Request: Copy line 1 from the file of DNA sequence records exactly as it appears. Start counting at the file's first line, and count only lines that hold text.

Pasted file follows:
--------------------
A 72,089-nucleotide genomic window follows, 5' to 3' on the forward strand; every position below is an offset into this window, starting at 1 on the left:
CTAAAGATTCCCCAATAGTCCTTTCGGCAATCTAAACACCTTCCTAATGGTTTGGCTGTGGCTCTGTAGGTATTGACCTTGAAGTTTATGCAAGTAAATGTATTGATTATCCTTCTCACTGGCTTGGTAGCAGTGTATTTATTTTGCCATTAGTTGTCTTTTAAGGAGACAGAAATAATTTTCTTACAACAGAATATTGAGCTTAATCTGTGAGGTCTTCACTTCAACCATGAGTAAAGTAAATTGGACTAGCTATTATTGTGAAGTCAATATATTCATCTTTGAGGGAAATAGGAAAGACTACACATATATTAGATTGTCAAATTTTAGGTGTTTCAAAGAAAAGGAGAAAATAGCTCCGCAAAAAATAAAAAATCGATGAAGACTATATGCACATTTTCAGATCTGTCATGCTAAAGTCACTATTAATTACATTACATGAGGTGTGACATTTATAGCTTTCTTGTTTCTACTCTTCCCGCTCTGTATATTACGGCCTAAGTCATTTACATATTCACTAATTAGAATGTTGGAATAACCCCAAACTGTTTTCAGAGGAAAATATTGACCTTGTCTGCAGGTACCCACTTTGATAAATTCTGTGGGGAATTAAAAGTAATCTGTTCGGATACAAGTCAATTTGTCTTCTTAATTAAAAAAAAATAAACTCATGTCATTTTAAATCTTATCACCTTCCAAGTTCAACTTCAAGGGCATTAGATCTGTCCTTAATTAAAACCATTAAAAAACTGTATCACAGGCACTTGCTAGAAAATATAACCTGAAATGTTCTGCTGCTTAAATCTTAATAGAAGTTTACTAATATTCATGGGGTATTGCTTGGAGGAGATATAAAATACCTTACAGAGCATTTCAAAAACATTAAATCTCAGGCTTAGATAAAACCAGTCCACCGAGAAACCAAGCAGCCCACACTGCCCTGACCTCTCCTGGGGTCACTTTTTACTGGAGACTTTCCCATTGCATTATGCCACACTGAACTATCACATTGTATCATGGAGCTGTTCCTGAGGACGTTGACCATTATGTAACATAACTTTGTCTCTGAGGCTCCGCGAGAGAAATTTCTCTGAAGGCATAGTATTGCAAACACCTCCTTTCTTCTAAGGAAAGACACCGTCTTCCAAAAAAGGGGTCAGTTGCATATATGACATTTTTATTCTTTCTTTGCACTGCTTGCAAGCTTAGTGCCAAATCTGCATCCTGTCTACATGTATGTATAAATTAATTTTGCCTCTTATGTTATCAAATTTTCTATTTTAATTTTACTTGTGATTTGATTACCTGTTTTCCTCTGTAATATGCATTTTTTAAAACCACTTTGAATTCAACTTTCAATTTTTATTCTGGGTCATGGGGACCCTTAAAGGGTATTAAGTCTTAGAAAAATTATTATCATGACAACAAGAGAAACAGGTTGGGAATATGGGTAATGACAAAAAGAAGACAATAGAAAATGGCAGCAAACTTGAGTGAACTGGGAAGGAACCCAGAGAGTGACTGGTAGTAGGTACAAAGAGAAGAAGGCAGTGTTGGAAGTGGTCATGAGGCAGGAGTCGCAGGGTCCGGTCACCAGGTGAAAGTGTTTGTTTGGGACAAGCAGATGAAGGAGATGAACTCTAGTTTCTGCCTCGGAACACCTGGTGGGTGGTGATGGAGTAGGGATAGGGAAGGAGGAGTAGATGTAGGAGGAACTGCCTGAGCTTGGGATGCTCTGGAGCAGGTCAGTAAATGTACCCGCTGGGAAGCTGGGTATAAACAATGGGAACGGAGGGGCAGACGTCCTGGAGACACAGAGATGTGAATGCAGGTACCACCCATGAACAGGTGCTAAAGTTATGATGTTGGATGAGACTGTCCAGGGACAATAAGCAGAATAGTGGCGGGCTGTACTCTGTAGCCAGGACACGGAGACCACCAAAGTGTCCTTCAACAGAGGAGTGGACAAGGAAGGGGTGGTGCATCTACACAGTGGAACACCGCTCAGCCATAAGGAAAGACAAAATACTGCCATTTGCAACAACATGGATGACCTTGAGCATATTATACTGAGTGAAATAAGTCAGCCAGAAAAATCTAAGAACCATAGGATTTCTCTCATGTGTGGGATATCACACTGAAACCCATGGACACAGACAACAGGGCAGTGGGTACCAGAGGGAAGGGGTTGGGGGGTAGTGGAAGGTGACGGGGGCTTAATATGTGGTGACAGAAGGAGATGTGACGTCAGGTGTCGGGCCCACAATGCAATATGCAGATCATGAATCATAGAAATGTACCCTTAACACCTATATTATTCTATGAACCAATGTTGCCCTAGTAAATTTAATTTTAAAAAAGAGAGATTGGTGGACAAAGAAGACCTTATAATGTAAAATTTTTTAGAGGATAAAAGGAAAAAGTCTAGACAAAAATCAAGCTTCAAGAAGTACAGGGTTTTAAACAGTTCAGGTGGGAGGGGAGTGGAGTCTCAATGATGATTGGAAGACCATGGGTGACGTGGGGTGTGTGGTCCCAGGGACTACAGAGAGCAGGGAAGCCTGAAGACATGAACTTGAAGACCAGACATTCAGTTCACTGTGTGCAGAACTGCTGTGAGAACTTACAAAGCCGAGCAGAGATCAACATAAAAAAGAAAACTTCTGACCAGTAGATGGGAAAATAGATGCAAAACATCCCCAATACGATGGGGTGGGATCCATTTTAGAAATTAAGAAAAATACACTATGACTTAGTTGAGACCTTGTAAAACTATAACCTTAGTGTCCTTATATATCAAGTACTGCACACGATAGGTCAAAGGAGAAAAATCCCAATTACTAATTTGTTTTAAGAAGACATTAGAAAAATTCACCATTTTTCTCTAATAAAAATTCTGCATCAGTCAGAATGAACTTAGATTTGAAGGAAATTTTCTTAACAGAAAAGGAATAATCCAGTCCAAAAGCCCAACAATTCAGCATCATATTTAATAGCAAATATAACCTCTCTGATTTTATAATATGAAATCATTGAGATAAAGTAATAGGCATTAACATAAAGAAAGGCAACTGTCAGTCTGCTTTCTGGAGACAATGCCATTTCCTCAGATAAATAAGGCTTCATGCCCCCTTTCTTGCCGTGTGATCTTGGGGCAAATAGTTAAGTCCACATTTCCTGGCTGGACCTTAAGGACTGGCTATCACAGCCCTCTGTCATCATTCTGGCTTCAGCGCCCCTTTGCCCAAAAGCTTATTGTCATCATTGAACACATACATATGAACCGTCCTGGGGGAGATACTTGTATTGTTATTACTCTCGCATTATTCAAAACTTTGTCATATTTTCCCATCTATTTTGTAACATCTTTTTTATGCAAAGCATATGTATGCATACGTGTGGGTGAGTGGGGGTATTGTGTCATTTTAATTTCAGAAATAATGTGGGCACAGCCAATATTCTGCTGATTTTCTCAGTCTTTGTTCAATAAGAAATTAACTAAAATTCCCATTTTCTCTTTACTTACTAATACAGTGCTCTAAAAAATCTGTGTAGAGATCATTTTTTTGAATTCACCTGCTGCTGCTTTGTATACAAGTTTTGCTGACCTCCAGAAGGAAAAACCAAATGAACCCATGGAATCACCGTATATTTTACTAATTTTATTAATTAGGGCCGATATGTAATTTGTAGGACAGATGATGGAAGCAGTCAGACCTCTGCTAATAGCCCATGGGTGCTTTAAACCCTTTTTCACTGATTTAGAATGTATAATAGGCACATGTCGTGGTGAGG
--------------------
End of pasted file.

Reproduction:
A 72,089-nucleotide genomic window follows, 5' to 3' on the forward strand; every position below is an offset into this window, starting at 1 on the left: